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Coquine’s killer porchetta sandwich

Katy Millard is petite and doe-eyed, with a smile that zaps you like a ray gun. Don’t be fooled: She’s a kitchen beast. The girl requested artichokes for her grade-school birthdays and survived the fiery trenches of multiple star-spangled kitchens in France before earning “second in command” stripes at California’s famed Coi. Her wine-savvy husband, Ksandek Podbielski, is a host supreme and a logistics dynamo—Batman’s butler Alfred has nothing on him. In mid-July, they planted their first food flag on, of all places, a sleepy residential corner beneath idyllic Mt Tabor Park.

Their blueprint for Coquine: thoughtful everyday food and drink, day and night. Vegetables get top billing, rigor is a given, and yet you never forget you’re in laid-back Southeast Portland. How down-home does it get? In the mornings, you might catch Millard, 35, breast-feeding baby Hugo in a corner banquette, while the “lead barista” (yes, Coquine has that, too) frets over the perfect latte.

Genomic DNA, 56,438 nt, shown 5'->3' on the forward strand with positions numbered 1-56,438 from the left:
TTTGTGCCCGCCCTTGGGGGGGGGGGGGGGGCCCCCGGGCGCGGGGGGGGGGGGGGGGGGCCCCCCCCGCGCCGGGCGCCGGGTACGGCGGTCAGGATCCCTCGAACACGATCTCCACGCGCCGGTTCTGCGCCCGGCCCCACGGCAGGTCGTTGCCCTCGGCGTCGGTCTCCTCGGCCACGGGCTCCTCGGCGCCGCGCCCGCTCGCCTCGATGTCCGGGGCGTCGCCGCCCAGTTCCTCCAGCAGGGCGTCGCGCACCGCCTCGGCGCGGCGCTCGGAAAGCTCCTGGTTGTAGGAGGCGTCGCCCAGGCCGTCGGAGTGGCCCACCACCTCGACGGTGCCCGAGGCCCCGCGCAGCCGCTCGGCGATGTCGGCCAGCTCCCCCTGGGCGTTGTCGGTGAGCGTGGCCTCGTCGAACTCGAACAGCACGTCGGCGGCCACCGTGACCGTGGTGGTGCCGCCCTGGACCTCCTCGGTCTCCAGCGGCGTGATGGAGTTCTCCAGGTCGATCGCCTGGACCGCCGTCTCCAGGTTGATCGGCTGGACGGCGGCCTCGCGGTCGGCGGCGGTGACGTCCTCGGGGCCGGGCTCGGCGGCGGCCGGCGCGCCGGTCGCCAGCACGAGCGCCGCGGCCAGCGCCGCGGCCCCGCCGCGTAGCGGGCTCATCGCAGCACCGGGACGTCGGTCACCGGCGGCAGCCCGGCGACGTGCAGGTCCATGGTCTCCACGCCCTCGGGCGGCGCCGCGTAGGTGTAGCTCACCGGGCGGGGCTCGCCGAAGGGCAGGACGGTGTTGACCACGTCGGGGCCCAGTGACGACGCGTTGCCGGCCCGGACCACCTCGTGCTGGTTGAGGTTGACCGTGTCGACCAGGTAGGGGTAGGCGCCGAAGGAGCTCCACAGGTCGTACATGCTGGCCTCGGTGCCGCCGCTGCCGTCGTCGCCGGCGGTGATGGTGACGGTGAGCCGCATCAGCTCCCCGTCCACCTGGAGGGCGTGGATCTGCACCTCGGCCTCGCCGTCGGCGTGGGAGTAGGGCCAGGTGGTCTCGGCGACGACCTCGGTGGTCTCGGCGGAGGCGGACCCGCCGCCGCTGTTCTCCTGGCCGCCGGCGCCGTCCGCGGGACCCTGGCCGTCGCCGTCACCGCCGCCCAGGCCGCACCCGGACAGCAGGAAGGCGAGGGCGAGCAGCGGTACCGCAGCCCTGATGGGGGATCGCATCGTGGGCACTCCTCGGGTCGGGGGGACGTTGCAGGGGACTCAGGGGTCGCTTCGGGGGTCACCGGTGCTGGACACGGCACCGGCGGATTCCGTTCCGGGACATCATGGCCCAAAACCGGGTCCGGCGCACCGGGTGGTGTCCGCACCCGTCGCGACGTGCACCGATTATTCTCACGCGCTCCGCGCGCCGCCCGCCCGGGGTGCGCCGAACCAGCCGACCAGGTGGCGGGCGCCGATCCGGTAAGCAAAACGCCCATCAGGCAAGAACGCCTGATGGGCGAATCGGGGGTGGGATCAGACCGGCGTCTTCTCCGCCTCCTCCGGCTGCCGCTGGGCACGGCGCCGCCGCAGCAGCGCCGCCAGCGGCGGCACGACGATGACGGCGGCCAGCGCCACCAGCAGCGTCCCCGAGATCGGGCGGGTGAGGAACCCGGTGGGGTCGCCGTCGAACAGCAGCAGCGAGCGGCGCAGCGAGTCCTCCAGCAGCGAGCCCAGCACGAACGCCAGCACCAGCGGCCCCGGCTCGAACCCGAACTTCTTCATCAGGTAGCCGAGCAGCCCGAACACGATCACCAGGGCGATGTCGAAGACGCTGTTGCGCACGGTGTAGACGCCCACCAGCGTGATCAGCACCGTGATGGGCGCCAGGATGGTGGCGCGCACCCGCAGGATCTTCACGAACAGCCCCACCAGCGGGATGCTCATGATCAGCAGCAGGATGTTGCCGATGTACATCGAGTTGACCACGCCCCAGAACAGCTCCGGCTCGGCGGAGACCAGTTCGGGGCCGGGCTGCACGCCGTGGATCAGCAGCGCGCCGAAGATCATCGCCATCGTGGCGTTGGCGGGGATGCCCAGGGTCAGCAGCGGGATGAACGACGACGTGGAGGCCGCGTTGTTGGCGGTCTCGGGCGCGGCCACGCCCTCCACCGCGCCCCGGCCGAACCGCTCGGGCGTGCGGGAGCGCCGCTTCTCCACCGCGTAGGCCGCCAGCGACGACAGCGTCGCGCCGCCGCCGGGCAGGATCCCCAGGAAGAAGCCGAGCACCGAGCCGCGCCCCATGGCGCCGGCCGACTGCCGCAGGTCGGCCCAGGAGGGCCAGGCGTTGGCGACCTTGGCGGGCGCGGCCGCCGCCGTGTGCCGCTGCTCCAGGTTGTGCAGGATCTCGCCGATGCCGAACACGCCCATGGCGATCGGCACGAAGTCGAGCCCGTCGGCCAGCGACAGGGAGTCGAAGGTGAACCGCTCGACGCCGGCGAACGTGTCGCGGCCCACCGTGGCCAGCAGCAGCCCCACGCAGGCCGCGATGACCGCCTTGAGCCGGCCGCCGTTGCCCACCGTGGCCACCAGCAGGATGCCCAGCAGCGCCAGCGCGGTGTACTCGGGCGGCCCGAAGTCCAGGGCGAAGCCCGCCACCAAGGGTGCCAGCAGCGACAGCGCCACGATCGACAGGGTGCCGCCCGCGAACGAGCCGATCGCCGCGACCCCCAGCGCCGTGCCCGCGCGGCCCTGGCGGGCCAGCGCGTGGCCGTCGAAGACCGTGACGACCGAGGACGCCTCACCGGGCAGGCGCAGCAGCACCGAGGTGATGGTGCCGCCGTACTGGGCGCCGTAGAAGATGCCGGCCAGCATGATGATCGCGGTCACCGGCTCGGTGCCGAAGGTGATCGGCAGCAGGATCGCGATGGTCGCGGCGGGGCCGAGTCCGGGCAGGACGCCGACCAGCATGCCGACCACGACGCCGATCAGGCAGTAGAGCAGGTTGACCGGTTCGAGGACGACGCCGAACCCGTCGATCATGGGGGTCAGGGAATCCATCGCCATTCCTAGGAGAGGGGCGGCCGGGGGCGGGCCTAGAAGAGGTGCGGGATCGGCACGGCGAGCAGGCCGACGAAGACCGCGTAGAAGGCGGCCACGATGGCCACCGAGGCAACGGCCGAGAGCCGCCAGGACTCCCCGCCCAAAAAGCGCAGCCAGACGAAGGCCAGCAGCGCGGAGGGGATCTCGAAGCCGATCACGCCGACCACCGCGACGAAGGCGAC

But Coquine is best defined by crazy commitment. Here’s what happened today before you even sat down: Podbielski worked 20 contacts for a drinks list that doubles as a directory to Who’s Next in Oregon wines, vermouths, and teas. Millard pondered finds from 10 farms for the day’s menu—perhaps a salad that digs into squash (wide, raw curls above, jewel-cut cooked chunks below, with sunflower pesto spackled in between) or crackling-skinned guinea hen heaped alongside eggplant-apple purée and buzzsaw cuts of green cauliflower roasted to the heavens.

Meanwhile, beautiful buckwheat biscuits marched out of the oven, waiting for a date with hand-cultured butter twirled with thyme. Desserts are whirling and rolling, daring but grounded, the handiwork of another rising talent, Portland newcomer and French Laundry pastry vet Liz Kennedy. Every dish embodies the house ethos: light, naturalistic, and spot-on seasoned, yet underpinned by an iron framework of fundamental technique. It’s Michelin around the corner, a high-end homey cuisine that stands in beautiful contrast to Portland’s usual bacon-heavy, stoner-dude munchies. It’s only the beginning for Coquine, but this star is already shooting.

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